Housing minister, Christopher Pincher, has announced six finalists in the Home of 2030 competition to design the homes of the future
The Home of 2030 competition encourages the design of environmentally friendly homes that support people in leading fulfilling lives as our society ages.
The six finalists and their designs are:
The Positive Collective with ECOSystems Technologies, COCIS and Arup: Homes that seek to reduce CO2 emissions and encourage social interaction, including growing food in communal spaces and creating ponds to promote biodiversity.
HLM Architects with the Advanced Manufacturing Research Centre and Green Build: Homes are built using interchangeable parts with other homes, creating a circular economy where little is wasted.
Igloo Regeneration with Useful Projects, Expedition Engineers and Mawson Kerr Architects: Homes with simple frame structures and standardised components set amidst walkable, vibrant neighbourhoods.
Openstudio Architects Ltd: Three building elements (a standardised housing module, an open ‘Loft’ and a circulation, storage and shared module) are used in combination with three landscape elements (communal green space, small private gardens or upper level balconies, and front gardens) to create combinations of sustainable, age-friendly spaces.
Outpost Architects and team: Janus is a home constructed from 98% organic biomass material (primarily timber and straw).
Studio OPEN: Promoting community through a garden shared between four homes that are built with locally sourced materials and timber construction methods to reduce environmental impact.
The winner of the Home of 2030 will be chosen and together with other selected finalists will explore the possibility of developing bids for a series of homes on Homes England land.
The six finalists have each received £40,000 of funding to aid their development plans.
The announcement follows last week’s launch of ‘planning for the future’ – the government’s overhaul of the planning system to deliver more high-quality, sustainable homes.
The reforms include making tree-lined streets the norm and an ambition that the ‘zero carbon ready’ homes delivered under the new system will not require any future retrofitting.
Homes are responsible for 25% of carbon emissions in the UK, and the new competition will place energy efficiency at the forefront of new home design.
Setting the standard for homes of the future
Housing minister, Christopher Pincher, said: “The winner of this competition will set the standard for the homes of the future and all six finalists have already made an exciting contribution to the designs we will need in the UK and around the world.”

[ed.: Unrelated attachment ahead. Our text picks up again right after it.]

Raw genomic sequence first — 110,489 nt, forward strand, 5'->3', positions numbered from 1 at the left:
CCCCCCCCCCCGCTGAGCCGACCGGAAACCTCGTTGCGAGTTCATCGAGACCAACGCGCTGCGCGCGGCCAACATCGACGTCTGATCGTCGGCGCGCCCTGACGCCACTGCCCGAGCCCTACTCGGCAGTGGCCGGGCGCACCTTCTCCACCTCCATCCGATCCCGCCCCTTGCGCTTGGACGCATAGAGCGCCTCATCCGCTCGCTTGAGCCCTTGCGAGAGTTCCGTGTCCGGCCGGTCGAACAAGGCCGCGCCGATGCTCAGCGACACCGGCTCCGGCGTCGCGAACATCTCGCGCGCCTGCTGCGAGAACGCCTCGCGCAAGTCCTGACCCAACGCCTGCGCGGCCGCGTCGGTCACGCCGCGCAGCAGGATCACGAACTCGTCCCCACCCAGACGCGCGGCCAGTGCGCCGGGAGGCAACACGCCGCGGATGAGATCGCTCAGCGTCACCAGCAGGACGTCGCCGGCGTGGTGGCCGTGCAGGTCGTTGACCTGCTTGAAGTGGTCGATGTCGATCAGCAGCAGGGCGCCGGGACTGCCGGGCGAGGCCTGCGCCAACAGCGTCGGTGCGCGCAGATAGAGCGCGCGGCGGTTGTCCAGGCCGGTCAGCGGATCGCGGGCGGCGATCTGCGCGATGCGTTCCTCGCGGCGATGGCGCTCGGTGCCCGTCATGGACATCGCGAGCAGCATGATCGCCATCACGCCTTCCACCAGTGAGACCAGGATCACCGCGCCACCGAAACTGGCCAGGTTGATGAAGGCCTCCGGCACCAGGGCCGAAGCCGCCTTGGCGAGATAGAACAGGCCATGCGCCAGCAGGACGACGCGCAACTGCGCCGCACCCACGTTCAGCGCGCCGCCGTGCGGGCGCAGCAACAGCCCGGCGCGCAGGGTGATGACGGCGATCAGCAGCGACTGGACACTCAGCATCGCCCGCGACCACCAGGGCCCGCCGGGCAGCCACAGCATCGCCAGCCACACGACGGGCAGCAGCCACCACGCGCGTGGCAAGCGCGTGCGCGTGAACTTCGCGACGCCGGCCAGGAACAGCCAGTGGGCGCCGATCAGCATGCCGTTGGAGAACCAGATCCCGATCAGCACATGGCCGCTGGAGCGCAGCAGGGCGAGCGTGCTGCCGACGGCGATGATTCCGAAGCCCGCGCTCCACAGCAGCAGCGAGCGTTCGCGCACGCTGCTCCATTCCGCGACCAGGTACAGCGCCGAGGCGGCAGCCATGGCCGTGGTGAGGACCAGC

Minister for clean growth and energy, Kwasi Kwarteng, added: “Cutting homeowners’ heating bills and making buildings greener is the next step in our plans to reach net-zero emissions by 2050, and pioneering low-carbon initiatives like these will future-proof our housing stock for years to come.
“Alongside our nationwide £320m heat network investment and our upcoming £2 bn Green Homes Grant scheme, these projects will pave the way for the UK’s green homes revolution.”
The winner of the Home of 2030 competition will be announced this autumn.
Minister for Care, Helen Whately, commented: “We want everyone, regardless of their age, to lead healthy, active lives in communities that work for them. As the population of the UK ages, our housing and infrastructure must be adaptable to our changing needs.
“The innovation and talent shown by the finalists in designing solutions to meet the needs of our future population has been very exciting and I look forward to seeing what comes next.”
Home of 2030 applicants had to submit an outline design for homes that are:
- Age-friendly and inclusive – appealing to a variety of age groups and adaptable to how needs will change as people become older.
- Have low environmental impact – applying technology and construction techniques to deliver net zero carbon emissions.
- Promote healthy living – promoting better health and wellbeing, such as through access to green spaces and communal areas.
- Deliverable and scalable – homes that can be rolled out across the country.
Separately, in a boost for the manufacture of low-carbon homes, the government announced that warranty providers have agreed to work towards a shared standard for assessing homes built using modern methods of construction (MMC).
Once delivered, the new standard will boost the MMC industry by making it simpler to secure a warranty for these homes. Industry research suggests these homes have the potential to be more environmentally sustainable, reducing heating bills by up to 70%.